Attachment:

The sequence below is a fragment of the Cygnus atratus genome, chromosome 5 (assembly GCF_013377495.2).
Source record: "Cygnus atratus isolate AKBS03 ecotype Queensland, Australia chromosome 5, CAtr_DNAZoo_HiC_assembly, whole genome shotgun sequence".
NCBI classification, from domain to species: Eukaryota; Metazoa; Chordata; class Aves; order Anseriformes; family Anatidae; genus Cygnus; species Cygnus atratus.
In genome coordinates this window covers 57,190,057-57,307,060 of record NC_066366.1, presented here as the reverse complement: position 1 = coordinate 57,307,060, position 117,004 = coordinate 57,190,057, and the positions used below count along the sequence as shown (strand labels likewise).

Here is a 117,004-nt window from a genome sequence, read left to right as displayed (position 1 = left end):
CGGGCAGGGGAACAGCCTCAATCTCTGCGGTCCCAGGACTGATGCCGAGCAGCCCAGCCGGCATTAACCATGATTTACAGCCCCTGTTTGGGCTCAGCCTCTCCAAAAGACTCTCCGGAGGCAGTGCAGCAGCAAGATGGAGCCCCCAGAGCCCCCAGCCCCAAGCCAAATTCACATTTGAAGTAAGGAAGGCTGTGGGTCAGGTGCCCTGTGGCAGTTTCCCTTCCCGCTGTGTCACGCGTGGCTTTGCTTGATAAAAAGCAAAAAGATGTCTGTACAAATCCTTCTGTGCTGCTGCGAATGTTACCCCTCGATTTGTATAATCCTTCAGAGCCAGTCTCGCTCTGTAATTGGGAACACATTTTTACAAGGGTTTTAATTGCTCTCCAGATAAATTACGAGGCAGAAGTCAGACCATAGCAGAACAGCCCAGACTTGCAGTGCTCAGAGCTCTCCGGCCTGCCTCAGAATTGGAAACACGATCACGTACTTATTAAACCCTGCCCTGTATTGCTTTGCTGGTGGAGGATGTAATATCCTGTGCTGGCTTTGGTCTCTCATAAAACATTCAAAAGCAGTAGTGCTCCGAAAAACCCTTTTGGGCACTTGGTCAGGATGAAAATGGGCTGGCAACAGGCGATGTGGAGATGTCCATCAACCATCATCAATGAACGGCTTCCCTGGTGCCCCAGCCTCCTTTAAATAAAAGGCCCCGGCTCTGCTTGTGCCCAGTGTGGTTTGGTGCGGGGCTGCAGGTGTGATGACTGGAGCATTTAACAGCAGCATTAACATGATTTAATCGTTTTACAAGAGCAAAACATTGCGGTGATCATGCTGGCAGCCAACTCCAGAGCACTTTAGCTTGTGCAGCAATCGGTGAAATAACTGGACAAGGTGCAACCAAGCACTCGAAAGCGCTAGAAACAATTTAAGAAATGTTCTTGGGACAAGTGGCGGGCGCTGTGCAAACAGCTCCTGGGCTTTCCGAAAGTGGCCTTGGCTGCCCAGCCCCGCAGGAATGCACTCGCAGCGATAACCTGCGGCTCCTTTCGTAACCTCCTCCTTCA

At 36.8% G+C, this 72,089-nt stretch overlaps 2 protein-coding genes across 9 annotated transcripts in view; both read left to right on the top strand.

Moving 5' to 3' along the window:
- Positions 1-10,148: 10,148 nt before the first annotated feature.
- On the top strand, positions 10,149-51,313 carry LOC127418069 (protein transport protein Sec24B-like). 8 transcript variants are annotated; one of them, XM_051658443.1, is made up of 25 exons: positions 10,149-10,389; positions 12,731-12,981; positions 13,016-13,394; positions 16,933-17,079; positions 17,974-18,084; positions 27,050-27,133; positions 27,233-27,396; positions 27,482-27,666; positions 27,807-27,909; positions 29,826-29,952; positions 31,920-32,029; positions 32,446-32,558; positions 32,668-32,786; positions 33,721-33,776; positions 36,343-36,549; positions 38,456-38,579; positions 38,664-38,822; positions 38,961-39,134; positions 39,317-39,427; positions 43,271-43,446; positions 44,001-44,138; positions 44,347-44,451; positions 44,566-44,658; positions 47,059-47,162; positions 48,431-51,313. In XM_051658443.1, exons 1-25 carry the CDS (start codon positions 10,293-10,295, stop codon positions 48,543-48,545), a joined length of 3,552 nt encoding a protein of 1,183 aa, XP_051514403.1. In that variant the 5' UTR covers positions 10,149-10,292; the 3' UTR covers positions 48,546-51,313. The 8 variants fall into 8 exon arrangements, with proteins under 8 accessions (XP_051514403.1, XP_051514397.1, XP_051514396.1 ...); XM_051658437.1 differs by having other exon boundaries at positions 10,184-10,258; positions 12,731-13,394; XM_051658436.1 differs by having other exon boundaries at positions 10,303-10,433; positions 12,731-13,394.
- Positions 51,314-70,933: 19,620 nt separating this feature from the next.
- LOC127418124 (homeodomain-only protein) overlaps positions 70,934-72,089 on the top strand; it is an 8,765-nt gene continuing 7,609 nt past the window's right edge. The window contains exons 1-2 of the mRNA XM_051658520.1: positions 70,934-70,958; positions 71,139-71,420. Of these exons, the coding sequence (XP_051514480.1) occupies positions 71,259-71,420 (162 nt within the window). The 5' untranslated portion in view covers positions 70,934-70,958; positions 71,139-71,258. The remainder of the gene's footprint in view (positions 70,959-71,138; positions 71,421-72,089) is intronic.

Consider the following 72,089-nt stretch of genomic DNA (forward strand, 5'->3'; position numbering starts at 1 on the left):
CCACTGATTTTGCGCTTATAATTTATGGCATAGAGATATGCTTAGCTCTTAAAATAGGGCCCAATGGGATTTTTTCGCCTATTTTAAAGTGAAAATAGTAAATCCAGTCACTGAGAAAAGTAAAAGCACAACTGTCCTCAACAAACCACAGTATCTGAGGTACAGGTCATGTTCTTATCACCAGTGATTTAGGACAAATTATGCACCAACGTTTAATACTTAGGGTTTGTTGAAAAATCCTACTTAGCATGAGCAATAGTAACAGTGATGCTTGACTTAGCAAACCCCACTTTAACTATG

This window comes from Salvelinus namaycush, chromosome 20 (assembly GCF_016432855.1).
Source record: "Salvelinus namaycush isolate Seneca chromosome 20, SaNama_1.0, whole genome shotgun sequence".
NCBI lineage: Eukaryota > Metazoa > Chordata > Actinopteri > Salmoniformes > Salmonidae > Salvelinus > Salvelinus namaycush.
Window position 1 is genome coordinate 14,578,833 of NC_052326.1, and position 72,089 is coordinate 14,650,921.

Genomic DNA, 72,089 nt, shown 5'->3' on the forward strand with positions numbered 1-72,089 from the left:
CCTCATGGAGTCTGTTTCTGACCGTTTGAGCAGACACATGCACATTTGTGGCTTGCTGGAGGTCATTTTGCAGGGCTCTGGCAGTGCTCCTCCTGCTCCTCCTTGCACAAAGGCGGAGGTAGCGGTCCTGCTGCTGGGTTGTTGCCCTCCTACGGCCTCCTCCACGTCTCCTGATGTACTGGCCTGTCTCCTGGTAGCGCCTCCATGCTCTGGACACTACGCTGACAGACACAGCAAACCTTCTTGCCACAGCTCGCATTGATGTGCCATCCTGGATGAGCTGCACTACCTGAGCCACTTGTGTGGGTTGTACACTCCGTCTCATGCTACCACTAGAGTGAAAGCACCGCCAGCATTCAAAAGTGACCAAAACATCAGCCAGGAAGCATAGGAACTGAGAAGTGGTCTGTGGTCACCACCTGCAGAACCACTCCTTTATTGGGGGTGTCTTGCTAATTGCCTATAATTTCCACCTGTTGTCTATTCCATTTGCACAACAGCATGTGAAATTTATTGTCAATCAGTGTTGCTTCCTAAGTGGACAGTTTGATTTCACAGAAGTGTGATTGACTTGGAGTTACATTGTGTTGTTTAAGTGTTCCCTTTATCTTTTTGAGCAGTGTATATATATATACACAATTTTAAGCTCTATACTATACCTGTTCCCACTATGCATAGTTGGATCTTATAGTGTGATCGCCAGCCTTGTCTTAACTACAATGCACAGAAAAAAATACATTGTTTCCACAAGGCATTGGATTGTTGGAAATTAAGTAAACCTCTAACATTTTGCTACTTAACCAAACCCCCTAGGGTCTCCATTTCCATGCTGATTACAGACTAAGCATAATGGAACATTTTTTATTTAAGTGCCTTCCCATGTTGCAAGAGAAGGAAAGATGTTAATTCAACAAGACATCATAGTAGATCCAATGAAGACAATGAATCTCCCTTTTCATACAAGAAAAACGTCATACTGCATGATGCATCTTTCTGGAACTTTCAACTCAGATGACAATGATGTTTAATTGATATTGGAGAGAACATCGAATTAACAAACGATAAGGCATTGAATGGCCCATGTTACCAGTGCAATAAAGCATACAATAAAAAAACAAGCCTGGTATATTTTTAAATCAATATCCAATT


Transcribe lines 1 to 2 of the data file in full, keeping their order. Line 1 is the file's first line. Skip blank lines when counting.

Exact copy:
The sequence below is a fragment of the Cygnus atratus genome, chromosome 5 (assembly GCF_013377495.2).
Source record: "Cygnus atratus isolate AKBS03 ecotype Queensland, Australia chromosome 5, CAtr_DNAZoo_HiC_assembly, whole genome shotgun sequence".